Resources Agency to Absorb DSC Under Reorganization Plan
Apr 11, 2012
An independent council with at least some veto power over a peripheral canal or tunnel would be consumed by the same agency that wants to build one under a little-noticed element of a reorganization plan by canal supporter Gov. Jerry Brown.
Critics say the change would strip the council of its role as impartial evaluator of the estimated $13 billion aqueduct, which would cross the Delta west of Stockton.
Brown's plan, released March 30, goes far beyond California's water bureaucracy. It calls for replacing five state agencies with three, and eliminating or consolidating a number of boards and commissions in order to streamline state government.
Buried in the proposal, however, is a plan to place the newly created Delta Stewardship Council under the umbrella of the state Resources Agency.
That's the agency working on the Bay Delta Conservation Plan, which may include a canal or tunnel to divert the Sacramento River past the Delta on the way to cities and farms from the Bay Area to San Diego. The plan is widely opposed in the Stockton area.
"Now, the agency that was supposed to be the independent auditor is being pulled inside the Resources Agency. What does that do to independent review of the canal?" said Tom Zuckerman, a Delta landowner who closely follows state water policy.
A letter explaining Brown's proposed reshuffling mentions the Delta only briefly, saying that transferring the council "will help improve communication and coordination regarding the state's water policies, and ... will consolidate administrative functions."
A governor's spokesman referred questions Tuesday to the Resources Agency. A spokesman there said the move is consistent with the governor's goal to make state government more effective and will not impact the council's independence.
The Delta Stewardship Council has not yet taken a position, council spokesman Eric Alvarez said. It is reviewing the plan, including any possible "adjustment" in the council's autonomy, Alvarez said.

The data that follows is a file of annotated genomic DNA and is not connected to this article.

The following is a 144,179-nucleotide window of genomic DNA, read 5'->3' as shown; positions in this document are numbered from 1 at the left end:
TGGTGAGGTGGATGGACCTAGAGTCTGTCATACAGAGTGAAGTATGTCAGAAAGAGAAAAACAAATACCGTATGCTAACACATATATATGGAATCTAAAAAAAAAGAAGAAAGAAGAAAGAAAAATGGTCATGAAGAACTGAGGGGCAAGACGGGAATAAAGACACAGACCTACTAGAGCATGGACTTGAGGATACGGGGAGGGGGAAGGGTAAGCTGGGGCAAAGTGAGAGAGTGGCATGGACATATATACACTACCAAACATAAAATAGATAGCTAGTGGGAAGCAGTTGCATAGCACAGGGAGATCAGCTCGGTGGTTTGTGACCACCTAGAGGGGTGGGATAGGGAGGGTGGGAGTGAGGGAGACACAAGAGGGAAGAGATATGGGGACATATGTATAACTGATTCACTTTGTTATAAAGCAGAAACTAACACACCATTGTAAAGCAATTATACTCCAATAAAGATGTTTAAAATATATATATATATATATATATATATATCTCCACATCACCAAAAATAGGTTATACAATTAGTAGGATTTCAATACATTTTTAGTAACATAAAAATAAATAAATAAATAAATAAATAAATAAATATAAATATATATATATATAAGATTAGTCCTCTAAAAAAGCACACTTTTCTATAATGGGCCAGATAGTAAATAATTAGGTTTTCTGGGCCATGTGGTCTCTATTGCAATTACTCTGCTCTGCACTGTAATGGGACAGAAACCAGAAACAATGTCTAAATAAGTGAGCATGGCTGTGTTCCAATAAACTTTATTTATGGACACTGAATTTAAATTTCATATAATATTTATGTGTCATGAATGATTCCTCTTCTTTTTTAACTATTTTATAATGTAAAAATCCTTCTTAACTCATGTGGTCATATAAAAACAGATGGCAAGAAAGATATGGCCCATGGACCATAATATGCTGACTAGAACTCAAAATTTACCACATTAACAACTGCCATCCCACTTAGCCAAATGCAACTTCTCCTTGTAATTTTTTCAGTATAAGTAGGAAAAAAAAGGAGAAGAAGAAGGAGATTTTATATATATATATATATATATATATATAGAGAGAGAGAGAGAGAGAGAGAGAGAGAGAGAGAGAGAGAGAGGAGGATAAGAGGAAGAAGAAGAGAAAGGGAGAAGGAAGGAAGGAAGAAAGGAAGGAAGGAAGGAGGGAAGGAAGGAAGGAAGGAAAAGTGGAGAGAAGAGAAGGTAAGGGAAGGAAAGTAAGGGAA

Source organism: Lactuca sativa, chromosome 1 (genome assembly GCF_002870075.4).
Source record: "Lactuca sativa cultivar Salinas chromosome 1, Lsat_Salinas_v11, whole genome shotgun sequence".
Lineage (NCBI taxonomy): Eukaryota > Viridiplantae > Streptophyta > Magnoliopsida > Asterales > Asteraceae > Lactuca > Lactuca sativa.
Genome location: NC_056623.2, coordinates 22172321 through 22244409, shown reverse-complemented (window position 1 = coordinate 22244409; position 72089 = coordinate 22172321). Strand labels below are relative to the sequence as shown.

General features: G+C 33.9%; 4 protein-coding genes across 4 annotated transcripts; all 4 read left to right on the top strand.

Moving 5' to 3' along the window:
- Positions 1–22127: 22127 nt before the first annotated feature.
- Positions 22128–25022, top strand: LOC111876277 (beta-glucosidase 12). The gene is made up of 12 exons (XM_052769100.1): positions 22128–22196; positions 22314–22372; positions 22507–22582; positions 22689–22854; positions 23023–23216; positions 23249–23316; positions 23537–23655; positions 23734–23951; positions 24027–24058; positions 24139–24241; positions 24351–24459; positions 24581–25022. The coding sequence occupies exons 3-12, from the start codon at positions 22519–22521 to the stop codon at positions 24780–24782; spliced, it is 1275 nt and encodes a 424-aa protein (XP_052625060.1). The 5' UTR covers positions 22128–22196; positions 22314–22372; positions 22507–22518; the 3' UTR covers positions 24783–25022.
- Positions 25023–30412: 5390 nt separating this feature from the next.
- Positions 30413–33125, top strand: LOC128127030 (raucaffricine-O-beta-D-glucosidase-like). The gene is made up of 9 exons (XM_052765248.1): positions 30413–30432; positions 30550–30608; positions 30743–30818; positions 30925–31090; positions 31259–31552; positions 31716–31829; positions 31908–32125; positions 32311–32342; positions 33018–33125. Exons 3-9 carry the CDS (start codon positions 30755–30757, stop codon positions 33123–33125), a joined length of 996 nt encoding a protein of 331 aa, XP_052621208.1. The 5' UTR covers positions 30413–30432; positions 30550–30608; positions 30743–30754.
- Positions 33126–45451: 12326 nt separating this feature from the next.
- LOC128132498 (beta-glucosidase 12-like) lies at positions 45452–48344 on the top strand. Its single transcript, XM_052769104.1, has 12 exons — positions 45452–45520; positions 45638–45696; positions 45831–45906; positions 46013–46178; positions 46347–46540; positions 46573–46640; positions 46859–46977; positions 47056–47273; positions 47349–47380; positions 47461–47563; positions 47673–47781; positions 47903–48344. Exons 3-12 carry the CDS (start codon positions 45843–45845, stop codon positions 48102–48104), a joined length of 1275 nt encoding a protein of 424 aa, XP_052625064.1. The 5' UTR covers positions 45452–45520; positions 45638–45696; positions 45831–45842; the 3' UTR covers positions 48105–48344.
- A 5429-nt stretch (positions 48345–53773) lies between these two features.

Brown's proposal must go before the Little Hoover Commission for consideration before moving to the Legislature.
Zuckerman said he first learned of the plan when he was contacted by the commission late last week and asked to possibly sit on a panel at an upcoming public meeting about the reorganization.
Many other Delta advocates were likewise unaware until Zuckerman brought it up at a meeting in Stockton on Monday.
"This is kind of a stealth move," said Bill Jennings, head of the Stockton-based California Sportfishing Protection Alliance. "It's not been publicly announced, it's not been vetted, it's not been analyzed. Clearly the Legislature had intended this (council) be an independent body to evaluate proposals brought before it."
In an email, state Sen. Lois Wolk, D-Davis, said the plan "strips the council of its independence and the ability to meet its intended purpose."
The Legislature created the Delta Stewardship Council in 2009 as part of a package of bills reforming water policy in California. For now, at least, it is an "independent" council reporting directly to the governor.
The seven-member council is writing a plan that must include the canal or tunnel if, in fact, wildlife agencies give it a thumbs up.
The council will also, however, have the power to hear appeals from those who might disagree.
Brown indicated his support for the canal or tunnel concept as recently as January in his State of the State address, noting it was something both he and his father, former Gov. Edmund G. "Pat" Brown, worked on in decades past.
Contact reporter Alex Breitler at (209) 546-8295 or firstname.lastname@example.org. Visit his blog at recordnet.com/breitlerblog.
Read the letter about Governor Brown's reorganization plan: